SAN FRANCISCO – Evacuations were ordered in Central California on Monday and flash-flood warnings were issued elsewhere as downpours swelled creeks and rivers to troubling levels in the already soggy region.
People living along a section of the Carmel River in Monterey County were told to leave, as were those in a neighborhood of Salinas near Santa Rita Creek and a few people in rural Royal Oaks, where a mudslide encroached on a home.
No injuries were reported.
The Monterey County Sheriff’s Office sent rugged Humvees out to help with the evacuations.
The Carmel River, which has flooded several times in the past month, was expected to rise to nearly 11 feet by Tuesday, which would be a moderate flood stage, while the Salinas River near Spreckels could reach nearly to the moderate flood stage of 26 feet by Tuesday night, which could inundate the Monterey-Salinas Highway, the Monterey Herald reported (http://bit.ly/2kSYbU1).
The Big Sur River reached its moderate flood stage of 10 feet Monday morning and was expected to crest at 12 feet, the paper reported.
“The ground is saturated, and all rainfall at this point is increasing not only the pooling along the lower-lying elevations but also the river levels,” said Eric Ulwelling, a division chief with the Monterey County Regional Fire District.
Areas of the county received more than 1½ inches of rain in 24 hours. The National Weather Service said heavy rain could persist into the evening as the latest in a serious of storms hovered over California’s northern and central areas, including the San Francisco Bay Area and the Central Valley.
Weather watches and warnings were issued for nearly a dozen counties because of flooding concerns and gusty winds.
In the San Joaquin Valley, residents patrolled levees for signs of danger, reviewing evacuation plans and filling hundreds of sand bags as the San Joaquin River kept rising.
“Our community is pulling together like real champs,” said San Joaquin River Club resident Paula Martin, who is helping coordinate emergency plans for the private neighborhood of 800 homes.
Martin said the neighborhood has sirens in a clubhouse and church that can warn residents of impending flooding.
Santa Cruz County had seen 2.8 inches of rain in 24 hours and could see up to 8 inches before the storm passes Tuesday. Well over 1½ inches of rain fell in San Francisco.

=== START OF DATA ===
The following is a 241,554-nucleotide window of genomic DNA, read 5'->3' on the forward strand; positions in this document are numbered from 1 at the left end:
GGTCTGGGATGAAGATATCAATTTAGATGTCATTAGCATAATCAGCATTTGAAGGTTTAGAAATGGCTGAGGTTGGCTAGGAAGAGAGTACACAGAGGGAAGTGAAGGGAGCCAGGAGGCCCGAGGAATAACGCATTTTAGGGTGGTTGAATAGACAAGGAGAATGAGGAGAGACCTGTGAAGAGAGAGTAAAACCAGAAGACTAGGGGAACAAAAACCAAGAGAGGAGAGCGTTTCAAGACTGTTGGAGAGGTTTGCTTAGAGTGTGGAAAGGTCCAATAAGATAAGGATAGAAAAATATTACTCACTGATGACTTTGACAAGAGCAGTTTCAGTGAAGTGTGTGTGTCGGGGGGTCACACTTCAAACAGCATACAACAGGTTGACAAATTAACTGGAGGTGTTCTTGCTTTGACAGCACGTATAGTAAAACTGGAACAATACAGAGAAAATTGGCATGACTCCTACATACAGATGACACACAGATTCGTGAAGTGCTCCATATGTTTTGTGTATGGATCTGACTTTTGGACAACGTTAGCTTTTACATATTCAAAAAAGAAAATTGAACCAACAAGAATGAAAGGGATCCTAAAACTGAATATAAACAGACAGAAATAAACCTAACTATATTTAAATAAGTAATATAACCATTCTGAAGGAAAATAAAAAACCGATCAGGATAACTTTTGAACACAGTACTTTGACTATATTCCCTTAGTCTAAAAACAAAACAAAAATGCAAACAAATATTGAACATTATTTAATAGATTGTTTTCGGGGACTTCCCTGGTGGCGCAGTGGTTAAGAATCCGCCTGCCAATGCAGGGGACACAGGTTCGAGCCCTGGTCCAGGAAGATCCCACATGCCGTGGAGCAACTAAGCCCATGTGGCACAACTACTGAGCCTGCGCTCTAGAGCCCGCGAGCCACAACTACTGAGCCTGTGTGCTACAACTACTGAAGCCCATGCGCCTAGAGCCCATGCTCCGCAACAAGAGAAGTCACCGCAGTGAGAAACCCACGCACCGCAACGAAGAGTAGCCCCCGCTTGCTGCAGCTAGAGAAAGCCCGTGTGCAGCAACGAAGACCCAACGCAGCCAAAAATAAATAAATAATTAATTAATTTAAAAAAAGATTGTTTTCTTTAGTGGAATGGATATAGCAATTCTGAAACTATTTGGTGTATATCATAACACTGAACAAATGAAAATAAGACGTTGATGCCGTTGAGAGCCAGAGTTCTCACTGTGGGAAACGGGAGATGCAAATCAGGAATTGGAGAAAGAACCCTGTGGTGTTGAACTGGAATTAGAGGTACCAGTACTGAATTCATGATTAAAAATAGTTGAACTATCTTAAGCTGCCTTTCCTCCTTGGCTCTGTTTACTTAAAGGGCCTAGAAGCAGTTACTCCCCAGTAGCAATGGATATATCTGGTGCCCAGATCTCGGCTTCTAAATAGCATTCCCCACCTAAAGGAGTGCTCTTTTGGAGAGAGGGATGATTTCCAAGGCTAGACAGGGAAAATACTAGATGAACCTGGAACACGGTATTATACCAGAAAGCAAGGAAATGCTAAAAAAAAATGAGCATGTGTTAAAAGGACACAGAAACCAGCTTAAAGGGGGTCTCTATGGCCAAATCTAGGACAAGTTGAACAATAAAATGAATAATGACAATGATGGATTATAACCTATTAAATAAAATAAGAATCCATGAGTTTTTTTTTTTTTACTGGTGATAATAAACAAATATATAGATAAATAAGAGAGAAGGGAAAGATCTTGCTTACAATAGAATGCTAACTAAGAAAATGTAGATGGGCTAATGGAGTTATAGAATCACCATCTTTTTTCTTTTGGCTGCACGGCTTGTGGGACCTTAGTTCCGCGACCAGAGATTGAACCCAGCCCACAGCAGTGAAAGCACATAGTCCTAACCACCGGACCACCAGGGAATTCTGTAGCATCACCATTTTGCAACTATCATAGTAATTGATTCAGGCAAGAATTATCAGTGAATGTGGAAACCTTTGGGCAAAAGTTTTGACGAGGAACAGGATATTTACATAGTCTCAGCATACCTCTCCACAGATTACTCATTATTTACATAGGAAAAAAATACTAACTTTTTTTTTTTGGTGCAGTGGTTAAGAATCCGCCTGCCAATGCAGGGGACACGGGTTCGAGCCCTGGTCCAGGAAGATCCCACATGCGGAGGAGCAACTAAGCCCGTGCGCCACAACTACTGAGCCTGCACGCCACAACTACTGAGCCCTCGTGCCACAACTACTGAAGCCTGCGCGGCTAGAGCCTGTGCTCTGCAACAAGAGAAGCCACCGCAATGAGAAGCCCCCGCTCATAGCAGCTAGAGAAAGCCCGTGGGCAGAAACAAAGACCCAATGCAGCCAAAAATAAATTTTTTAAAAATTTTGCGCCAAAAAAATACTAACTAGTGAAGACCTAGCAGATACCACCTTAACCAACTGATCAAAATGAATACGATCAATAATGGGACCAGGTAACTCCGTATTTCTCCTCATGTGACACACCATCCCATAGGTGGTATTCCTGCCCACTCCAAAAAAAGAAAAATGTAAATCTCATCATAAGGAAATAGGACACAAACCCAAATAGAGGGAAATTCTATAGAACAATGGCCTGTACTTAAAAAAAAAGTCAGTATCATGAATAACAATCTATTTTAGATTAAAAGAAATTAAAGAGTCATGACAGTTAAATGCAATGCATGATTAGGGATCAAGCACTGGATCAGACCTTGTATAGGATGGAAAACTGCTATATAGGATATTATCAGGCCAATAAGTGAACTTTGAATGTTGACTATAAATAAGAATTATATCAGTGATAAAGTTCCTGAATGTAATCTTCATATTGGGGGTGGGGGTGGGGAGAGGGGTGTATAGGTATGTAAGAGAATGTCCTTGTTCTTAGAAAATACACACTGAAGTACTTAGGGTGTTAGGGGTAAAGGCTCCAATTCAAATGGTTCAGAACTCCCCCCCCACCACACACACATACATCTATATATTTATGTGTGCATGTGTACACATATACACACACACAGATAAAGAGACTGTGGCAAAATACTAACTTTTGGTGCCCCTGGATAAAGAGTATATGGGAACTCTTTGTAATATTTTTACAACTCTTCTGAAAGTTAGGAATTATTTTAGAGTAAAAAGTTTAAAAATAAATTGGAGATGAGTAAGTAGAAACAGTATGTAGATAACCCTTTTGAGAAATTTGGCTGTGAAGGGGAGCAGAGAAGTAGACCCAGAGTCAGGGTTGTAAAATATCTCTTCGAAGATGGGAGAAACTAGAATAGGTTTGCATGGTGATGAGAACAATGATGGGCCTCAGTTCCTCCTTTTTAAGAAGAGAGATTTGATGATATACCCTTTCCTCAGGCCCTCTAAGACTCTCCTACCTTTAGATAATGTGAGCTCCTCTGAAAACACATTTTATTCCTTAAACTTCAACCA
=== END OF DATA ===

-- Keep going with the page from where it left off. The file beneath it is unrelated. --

Forecasters said rainfall in San Francisco has already surpassed the normal annual amount for the wet season that begins in October.
A pre-evacuation advisory was issued for a community in Madera County after water discharges from Bass Lake were increased and threatened to swell rivers, officials said.
The order was issued for several roads near downtown North Fork, about 10 miles from the lake, The Fresno Bee reported (http://bit.ly/2m5S8NG).
Residents should be ready to leave quickly if conditions worsen, the sheriff’s office said.
In the mountains, the weather service forecast heavy snow in the Lake Tahoe area with a high avalanche danger until Tuesday in an area of the Sierra Nevada from Yuba Pass to Ebbetts Pass.
Forecasters said the winter storm could drop up to 5 feet of snow in areas above 7,500 feet while lower elevations could see between 8 and 24 inches of snow.
Forecasters advised motorists to avoid travel in the area through Tuesday.
Moderate to heavy rain along with snowmelt below 7,000 feet was expected to swell rivers and streams and increase the chance of flooding.
The San Joaquin River was approaching the top of levees and could remain at that level for four days, said Tim Daly, a spokesman with the San Joaquin County Office of Emergency Services.
“When the water gets that high and more water is coming, there is just too much pressure and levees can break,” Daly said. “They can be topped.”
The Don Pedro reservoir, which captures water from the Tuolumne River, a key tributary of the San Joaquin, was at 97 percent capacity.
For the first time in more than 10 years, water flowed into Lake Berryessa’s unique spillway.
The Monticello Dam Morning Glory Spillway, also known as the Glory Hole, operates similarly to a bathtub drain for the northern California lake.
The last time it spilled over was in 2006.
Elsewhere, the water level kept falling at Oroville Dam, where a damaged spillway had raised major flood concerns and prompted the evacuation of 188,000 people a week ago.